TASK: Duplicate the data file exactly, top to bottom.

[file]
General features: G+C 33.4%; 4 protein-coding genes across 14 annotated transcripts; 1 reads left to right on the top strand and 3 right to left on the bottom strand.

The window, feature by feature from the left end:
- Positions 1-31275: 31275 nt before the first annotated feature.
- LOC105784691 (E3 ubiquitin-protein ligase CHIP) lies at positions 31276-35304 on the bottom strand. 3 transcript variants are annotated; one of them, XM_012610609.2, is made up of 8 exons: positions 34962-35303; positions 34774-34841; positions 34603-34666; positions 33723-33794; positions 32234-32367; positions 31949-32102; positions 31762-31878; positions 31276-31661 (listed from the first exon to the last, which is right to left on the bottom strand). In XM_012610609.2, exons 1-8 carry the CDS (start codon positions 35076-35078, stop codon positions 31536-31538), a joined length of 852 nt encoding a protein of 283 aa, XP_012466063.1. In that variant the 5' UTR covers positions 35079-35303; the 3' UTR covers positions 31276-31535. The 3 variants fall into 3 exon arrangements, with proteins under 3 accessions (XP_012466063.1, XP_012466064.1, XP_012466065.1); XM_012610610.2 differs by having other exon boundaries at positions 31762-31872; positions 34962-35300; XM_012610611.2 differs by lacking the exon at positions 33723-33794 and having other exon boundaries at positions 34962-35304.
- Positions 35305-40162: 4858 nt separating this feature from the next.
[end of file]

General features: G+C 33.4%; 4 protein-coding genes across 14 annotated transcripts; 1 reads left to right on the top strand and 3 right to left on the bottom strand.

The window, feature by feature from the left end:
- Positions 1-31275: 31275 nt before the first annotated feature.
- LOC105784691 (E3 ubiquitin-protein ligase CHIP) lies at positions 31276-35304 on the bottom strand. 3 transcript variants are annotated; one of them, XM_012610609.2, is made up of 8 exons: positions 34962-35303; positions 34774-34841; positions 34603-34666; positions 33723-33794; positions 32234-32367; positions 31949-32102; positions 31762-31878; positions 31276-31661 (listed from the first exon to the last, which is right to left on the bottom strand). In XM_012610609.2, exons 1-8 carry the CDS (start codon positions 35076-35078, stop codon positions 31536-31538), a joined length of 852 nt encoding a protein of 283 aa, XP_012466063.1. In that variant the 5' UTR covers positions 35079-35303; the 3' UTR covers positions 31276-31535. The 3 variants fall into 3 exon arrangements, with proteins under 3 accessions (XP_012466063.1, XP_012466064.1, XP_012466065.1); XM_012610610.2 differs by having other exon boundaries at positions 31762-31872; positions 34962-35300; XM_012610611.2 differs by lacking the exon at positions 33723-33794 and having other exon boundaries at positions 34962-35304.
- Positions 35305-40162: 4858 nt separating this feature from the next.